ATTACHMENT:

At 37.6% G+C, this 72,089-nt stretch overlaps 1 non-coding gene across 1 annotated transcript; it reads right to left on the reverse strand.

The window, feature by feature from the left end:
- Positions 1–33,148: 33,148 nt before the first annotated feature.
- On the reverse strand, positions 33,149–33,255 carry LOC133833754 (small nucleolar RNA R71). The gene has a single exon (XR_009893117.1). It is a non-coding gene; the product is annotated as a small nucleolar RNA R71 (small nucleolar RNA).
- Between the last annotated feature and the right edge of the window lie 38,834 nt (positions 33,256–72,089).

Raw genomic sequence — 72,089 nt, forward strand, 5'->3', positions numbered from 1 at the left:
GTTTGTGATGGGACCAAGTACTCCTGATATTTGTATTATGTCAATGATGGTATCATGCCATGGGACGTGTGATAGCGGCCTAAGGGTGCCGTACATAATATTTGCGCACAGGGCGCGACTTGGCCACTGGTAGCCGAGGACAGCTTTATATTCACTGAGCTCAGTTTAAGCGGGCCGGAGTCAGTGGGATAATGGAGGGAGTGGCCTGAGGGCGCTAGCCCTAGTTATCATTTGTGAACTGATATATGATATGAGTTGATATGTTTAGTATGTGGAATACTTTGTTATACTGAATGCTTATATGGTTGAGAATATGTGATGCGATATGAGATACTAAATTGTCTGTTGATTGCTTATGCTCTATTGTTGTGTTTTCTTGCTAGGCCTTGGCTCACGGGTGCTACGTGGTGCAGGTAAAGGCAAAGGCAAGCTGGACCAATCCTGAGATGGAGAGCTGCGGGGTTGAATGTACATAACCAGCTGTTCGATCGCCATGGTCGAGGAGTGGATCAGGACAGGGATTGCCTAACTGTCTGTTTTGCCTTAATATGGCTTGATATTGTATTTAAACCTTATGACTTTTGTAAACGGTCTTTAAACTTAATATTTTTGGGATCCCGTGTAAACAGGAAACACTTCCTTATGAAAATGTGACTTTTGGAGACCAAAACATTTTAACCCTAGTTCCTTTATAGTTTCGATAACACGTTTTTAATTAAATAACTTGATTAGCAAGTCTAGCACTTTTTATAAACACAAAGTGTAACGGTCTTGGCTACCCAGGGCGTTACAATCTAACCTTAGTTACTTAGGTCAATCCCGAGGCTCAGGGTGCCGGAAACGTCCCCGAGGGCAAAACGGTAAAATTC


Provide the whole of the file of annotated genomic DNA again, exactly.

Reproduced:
At 37.6% G+C, this 72,089-nt stretch overlaps 1 non-coding gene across 1 annotated transcript; it reads right to left on the reverse strand.

The window, feature by feature from the left end:
- Positions 1–33,148: 33,148 nt before the first annotated feature.
- On the reverse strand, positions 33,149–33,255 carry LOC133833754 (small nucleolar RNA R71). The gene has a single exon (XR_009893117.1). It is a non-coding gene; the product is annotated as a small nucleolar RNA R71 (small nucleolar RNA).
- Between the last annotated feature and the right edge of the window lie 38,834 nt (positions 33,256–72,089).

Raw genomic sequence — 72,089 nt, forward strand, 5'->3', positions numbered from 1 at the left:
GTTTGTGATGGGACCAAGTACTCCTGATATTTGTATTATGTCAATGATGGTATCATGCCATGGGACGTGTGATAGCGGCCTAAGGGTGCCGTACATAATATTTGCGCACAGGGCGCGACTTGGCCACTGGTAGCCGAGGACAGCTTTATATTCACTGAGCTCAGTTTAAGCGGGCCGGAGTCAGTGGGATAATGGAGGGAGTGGCCTGAGGGCGCTAGCCCTAGTTATCATTTGTGAACTGATATATGATATGAGTTGATATGTTTAGTATGTGGAATACTTTGTTATACTGAATGCTTATATGGTTGAGAATATGTGATGCGATATGAGATACTAAATTGTCTGTTGATTGCTTATGCTCTATTGTTGTGTTTTCTTGCTAGGCCTTGGCTCACGGGTGCTACGTGGTGCAGGTAAAGGCAAAGGCAAGCTGGACCAATCCTGAGATGGAGAGCTGCGGGGTTGAATGTACATAACCAGCTGTTCGATCGCCATGGTCGAGGAGTGGATCAGGACAGGGATTGCCTAACTGTCTGTTTTGCCTTAATATGGCTTGATATTGTATTTAAACCTTATGACTTTTGTAAACGGTCTTTAAACTTAATATTTTTGGGATCCCGTGTAAACAGGAAACACTTCCTTATGAAAATGTGACTTTTGGAGACCAAAACATTTTAACCCTAGTTCCTTTATAGTTTCGATAACACGTTTTTAATTAAATAACTTGATTAGCAAGTCTAGCACTTTTTATAAACACAAAGTGTAACGGTCTTGGCTACCCAGGGCGTTACAATCTAACCTTAGTTACTTAGGTCAATCCCGAGGCTCAGGGTGCCGGAAACGTCCCCGAGGGCAAAACGGTAAAATTC